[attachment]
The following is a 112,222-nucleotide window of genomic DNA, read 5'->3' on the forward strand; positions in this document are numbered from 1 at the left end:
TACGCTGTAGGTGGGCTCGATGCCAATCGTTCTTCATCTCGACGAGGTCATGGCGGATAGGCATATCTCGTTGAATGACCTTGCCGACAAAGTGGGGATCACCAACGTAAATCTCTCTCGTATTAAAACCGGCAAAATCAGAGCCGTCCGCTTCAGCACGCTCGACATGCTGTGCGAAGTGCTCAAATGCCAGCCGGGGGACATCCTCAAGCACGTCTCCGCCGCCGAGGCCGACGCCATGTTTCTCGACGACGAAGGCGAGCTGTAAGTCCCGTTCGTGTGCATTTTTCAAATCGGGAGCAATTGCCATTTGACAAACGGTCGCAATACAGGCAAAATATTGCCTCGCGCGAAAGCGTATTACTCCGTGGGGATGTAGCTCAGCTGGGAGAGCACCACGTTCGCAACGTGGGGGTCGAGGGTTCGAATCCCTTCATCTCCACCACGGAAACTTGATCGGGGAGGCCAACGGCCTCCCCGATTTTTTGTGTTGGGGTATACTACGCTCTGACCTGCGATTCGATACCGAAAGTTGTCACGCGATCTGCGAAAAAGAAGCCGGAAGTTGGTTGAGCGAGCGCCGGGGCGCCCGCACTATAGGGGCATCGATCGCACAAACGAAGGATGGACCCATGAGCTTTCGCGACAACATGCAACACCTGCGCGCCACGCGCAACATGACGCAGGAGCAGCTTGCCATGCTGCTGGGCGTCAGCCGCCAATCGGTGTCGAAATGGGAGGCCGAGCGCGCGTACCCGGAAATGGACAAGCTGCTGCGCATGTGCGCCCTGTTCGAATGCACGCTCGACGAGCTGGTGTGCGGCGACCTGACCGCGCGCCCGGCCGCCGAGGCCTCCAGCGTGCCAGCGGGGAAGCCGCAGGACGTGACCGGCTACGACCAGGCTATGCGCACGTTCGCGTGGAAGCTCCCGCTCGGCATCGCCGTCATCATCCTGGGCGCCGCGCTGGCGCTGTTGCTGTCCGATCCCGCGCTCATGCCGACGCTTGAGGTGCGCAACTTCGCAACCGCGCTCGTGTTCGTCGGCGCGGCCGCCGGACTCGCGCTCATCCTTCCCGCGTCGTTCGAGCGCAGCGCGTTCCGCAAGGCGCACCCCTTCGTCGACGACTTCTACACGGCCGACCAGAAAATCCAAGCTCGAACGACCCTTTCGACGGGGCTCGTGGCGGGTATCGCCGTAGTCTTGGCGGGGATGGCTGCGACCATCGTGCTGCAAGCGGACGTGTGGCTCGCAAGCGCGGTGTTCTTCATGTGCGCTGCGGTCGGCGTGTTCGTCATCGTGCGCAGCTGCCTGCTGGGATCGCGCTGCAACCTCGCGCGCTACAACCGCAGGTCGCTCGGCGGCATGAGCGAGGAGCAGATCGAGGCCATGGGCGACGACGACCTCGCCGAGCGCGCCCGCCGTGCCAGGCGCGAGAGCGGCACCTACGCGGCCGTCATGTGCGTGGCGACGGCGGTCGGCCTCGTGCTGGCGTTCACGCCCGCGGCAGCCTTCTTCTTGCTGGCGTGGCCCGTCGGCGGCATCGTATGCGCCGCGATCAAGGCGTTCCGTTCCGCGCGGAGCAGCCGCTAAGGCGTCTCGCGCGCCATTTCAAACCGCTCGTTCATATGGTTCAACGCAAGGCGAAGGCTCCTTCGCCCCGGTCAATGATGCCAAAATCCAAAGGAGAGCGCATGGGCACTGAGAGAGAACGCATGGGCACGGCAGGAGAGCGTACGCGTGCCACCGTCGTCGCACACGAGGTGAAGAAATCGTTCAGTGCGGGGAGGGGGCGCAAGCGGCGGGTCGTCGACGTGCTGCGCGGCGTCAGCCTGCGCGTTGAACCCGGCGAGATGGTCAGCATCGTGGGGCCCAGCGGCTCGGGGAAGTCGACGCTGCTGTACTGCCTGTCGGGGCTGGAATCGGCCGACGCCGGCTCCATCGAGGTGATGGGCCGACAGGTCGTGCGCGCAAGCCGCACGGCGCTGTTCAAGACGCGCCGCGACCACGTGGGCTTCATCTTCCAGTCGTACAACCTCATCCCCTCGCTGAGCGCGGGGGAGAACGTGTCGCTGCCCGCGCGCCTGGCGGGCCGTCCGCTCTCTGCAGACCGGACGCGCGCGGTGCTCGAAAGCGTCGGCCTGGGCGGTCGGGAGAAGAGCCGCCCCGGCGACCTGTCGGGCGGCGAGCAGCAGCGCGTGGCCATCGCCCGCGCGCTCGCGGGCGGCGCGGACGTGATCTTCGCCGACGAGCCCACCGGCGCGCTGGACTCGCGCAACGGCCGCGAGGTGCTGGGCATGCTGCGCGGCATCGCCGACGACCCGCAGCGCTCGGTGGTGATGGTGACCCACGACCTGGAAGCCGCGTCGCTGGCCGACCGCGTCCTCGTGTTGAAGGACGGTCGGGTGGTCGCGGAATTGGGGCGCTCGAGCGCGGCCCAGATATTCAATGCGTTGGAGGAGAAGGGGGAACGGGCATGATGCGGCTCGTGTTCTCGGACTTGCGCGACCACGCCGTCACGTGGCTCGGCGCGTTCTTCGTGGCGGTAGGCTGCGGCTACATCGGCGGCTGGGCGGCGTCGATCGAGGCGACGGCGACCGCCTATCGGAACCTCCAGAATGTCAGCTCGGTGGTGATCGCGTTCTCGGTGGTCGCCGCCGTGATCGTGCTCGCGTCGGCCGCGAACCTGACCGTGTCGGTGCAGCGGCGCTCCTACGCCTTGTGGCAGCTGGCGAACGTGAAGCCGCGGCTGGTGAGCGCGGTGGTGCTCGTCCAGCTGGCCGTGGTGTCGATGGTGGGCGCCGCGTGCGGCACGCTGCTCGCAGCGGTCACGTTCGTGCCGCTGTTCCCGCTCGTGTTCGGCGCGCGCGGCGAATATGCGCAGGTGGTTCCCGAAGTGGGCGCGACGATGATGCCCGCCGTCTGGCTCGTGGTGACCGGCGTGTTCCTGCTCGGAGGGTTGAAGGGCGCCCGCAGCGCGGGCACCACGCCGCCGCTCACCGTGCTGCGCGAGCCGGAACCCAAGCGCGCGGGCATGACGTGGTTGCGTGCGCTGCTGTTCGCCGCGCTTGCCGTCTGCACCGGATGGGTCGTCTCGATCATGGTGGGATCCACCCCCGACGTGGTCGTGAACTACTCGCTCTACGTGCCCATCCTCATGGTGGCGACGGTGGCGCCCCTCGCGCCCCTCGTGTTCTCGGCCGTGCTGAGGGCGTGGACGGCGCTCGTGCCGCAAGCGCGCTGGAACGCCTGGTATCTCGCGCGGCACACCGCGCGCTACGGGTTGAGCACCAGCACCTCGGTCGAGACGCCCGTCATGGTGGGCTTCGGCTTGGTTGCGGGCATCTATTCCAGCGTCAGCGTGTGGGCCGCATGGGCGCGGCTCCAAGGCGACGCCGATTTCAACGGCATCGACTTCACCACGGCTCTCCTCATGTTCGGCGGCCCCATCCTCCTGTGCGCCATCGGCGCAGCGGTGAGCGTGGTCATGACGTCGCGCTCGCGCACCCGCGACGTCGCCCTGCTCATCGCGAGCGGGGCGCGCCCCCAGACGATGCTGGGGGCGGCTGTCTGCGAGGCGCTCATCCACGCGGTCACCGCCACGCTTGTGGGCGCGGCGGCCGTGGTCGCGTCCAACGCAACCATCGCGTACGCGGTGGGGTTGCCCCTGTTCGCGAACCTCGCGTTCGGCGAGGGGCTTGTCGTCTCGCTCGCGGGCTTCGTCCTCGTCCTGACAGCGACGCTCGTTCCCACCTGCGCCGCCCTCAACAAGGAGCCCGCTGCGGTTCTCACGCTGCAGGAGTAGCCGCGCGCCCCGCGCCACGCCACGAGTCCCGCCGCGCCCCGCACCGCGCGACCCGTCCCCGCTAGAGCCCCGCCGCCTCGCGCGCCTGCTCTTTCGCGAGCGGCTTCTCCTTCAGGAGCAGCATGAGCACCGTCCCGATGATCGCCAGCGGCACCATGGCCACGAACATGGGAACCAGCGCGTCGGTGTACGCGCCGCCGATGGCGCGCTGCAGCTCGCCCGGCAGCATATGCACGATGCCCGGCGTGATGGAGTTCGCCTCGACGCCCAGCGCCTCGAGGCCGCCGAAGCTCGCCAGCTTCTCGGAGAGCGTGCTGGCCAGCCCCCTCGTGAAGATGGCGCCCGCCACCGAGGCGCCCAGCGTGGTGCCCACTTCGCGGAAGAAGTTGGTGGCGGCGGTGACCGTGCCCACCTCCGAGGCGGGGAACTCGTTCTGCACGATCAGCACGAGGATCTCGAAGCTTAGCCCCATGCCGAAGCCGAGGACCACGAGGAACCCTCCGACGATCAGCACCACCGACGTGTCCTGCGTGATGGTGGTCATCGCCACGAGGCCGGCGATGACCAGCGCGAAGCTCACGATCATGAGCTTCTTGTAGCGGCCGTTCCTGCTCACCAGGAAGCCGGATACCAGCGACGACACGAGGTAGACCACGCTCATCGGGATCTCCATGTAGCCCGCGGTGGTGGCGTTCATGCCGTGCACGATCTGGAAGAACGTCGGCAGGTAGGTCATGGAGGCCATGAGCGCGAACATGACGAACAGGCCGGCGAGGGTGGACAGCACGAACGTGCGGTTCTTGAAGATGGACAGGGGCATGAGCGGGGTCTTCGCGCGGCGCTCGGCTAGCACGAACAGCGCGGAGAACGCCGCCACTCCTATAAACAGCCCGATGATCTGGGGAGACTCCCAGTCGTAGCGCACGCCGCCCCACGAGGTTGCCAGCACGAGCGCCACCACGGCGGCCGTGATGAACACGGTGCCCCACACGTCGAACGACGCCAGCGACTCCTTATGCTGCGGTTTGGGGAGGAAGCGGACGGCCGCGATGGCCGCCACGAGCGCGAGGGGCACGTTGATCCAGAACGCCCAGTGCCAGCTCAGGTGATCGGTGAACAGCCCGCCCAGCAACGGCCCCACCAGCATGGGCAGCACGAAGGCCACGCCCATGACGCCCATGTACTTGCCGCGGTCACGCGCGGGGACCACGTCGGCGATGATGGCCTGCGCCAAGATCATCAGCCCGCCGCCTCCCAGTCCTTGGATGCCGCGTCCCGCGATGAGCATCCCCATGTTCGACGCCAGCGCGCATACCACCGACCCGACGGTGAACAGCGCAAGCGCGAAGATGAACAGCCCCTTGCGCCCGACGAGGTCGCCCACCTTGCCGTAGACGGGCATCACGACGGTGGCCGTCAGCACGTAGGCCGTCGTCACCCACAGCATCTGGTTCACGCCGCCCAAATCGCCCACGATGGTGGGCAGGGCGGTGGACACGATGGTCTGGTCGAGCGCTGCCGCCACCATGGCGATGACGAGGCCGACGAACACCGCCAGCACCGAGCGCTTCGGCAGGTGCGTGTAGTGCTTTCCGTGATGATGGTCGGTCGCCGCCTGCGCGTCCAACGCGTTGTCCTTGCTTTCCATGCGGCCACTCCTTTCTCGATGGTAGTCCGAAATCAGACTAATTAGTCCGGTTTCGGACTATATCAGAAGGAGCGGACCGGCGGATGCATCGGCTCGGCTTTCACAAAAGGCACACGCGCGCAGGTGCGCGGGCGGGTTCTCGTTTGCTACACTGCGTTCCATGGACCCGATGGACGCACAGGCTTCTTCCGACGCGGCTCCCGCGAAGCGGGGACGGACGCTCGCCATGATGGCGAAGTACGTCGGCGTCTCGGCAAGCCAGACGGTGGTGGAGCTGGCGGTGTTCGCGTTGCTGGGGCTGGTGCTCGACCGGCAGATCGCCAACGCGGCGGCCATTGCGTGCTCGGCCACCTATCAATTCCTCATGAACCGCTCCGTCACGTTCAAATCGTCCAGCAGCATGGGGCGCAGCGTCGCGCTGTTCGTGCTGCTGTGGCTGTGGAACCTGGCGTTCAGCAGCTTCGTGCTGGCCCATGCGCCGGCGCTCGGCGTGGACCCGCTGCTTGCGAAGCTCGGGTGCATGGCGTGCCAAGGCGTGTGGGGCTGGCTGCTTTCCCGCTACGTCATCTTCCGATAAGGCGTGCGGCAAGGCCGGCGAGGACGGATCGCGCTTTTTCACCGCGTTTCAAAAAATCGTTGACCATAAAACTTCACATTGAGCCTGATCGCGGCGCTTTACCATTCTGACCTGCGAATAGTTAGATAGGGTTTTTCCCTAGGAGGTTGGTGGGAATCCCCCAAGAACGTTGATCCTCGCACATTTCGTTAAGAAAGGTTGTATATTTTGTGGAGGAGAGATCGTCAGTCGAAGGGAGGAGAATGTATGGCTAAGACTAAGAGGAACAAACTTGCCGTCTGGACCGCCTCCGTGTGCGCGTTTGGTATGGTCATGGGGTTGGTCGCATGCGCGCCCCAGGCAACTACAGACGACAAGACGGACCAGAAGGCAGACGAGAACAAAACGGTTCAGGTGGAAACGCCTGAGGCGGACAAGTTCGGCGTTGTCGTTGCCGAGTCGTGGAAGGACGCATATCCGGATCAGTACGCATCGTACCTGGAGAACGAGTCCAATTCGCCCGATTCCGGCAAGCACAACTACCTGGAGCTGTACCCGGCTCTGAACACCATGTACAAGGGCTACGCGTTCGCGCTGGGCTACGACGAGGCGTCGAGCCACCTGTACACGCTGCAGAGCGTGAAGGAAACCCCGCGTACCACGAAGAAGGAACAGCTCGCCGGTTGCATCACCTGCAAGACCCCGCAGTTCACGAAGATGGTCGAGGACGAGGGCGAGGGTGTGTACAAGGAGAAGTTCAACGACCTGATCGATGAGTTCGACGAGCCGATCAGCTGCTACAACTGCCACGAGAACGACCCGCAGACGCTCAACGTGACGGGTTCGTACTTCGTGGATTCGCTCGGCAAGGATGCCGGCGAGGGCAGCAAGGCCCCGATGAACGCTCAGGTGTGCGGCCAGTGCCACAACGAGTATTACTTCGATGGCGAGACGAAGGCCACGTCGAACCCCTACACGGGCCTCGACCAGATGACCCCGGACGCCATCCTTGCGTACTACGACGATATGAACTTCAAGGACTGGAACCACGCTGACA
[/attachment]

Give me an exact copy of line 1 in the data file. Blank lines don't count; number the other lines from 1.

The following is a 112,222-nucleotide window of genomic DNA, read 5'->3' on the forward strand; positions in this document are numbered from 1 at the left end: